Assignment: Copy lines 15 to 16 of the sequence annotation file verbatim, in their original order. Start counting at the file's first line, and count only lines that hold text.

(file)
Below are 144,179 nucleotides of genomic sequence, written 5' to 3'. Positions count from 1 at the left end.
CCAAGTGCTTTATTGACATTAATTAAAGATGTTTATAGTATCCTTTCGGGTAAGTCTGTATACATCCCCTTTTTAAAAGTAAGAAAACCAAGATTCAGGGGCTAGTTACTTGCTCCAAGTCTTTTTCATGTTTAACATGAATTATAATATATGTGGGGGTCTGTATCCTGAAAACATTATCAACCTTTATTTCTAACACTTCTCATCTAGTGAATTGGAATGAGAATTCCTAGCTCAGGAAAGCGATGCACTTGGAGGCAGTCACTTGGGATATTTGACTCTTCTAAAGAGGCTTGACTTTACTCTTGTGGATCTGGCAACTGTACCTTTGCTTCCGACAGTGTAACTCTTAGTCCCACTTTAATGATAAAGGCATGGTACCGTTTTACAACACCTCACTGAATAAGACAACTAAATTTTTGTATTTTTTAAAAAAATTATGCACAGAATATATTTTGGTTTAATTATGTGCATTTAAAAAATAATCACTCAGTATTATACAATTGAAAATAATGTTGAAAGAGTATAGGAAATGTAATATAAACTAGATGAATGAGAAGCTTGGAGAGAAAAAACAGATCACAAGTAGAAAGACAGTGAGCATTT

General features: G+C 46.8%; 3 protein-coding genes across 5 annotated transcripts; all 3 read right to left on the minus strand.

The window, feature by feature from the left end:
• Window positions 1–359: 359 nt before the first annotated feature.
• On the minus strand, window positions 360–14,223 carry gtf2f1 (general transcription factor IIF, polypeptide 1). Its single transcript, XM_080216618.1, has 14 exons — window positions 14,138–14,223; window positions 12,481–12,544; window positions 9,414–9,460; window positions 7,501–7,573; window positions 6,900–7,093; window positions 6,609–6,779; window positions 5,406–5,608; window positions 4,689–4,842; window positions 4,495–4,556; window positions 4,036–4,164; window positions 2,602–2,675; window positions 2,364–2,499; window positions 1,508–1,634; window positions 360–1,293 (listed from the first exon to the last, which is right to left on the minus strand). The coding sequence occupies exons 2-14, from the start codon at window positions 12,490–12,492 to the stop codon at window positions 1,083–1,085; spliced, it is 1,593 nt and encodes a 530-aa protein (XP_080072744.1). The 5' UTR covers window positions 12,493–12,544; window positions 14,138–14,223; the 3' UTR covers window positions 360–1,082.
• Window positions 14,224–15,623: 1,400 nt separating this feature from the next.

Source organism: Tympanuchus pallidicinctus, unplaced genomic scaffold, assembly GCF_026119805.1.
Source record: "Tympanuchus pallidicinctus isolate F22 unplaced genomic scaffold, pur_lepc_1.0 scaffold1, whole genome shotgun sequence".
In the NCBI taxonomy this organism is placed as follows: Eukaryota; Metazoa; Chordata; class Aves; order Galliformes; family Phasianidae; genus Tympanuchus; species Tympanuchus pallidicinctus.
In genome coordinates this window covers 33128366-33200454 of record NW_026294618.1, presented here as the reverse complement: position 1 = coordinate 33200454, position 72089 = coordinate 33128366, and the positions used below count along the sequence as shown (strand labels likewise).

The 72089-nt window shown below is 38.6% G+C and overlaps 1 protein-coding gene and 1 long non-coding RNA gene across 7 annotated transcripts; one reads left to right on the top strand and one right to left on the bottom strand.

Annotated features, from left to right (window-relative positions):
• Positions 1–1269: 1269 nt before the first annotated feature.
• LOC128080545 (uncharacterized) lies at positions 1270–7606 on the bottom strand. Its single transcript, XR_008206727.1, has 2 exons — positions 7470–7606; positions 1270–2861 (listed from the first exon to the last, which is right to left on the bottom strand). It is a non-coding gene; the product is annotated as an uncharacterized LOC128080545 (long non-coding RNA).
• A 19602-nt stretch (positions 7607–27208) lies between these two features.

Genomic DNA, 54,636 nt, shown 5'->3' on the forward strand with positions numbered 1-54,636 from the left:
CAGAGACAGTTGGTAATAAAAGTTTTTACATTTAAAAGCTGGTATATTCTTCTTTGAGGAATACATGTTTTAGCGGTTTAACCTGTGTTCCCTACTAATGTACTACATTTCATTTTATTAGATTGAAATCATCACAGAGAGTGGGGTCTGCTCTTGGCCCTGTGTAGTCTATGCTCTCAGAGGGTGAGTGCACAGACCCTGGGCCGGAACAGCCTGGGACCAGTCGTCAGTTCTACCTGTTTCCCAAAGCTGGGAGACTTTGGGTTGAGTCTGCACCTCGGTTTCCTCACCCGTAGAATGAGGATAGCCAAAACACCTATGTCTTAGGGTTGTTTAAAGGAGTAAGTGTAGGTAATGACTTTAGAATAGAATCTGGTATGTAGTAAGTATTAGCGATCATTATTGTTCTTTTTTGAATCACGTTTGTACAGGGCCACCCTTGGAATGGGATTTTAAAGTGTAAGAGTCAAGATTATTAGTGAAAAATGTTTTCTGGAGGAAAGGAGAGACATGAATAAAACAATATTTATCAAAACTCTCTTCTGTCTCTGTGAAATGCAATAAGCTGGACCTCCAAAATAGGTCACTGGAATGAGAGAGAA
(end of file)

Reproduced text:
• LOC128080545 (uncharacterized) lies at positions 1270–7606 on the bottom strand. Its single transcript, XR_008206727.1, has 2 exons — positions 7470–7606; positions 1270–2861 (listed from the first exon to the last, which is right to left on the bottom strand). It is a non-coding gene; the product is annotated as an uncharacterized LOC128080545 (long non-coding RNA).
• A 19602-nt stretch (positions 7607–27208) lies between these two features.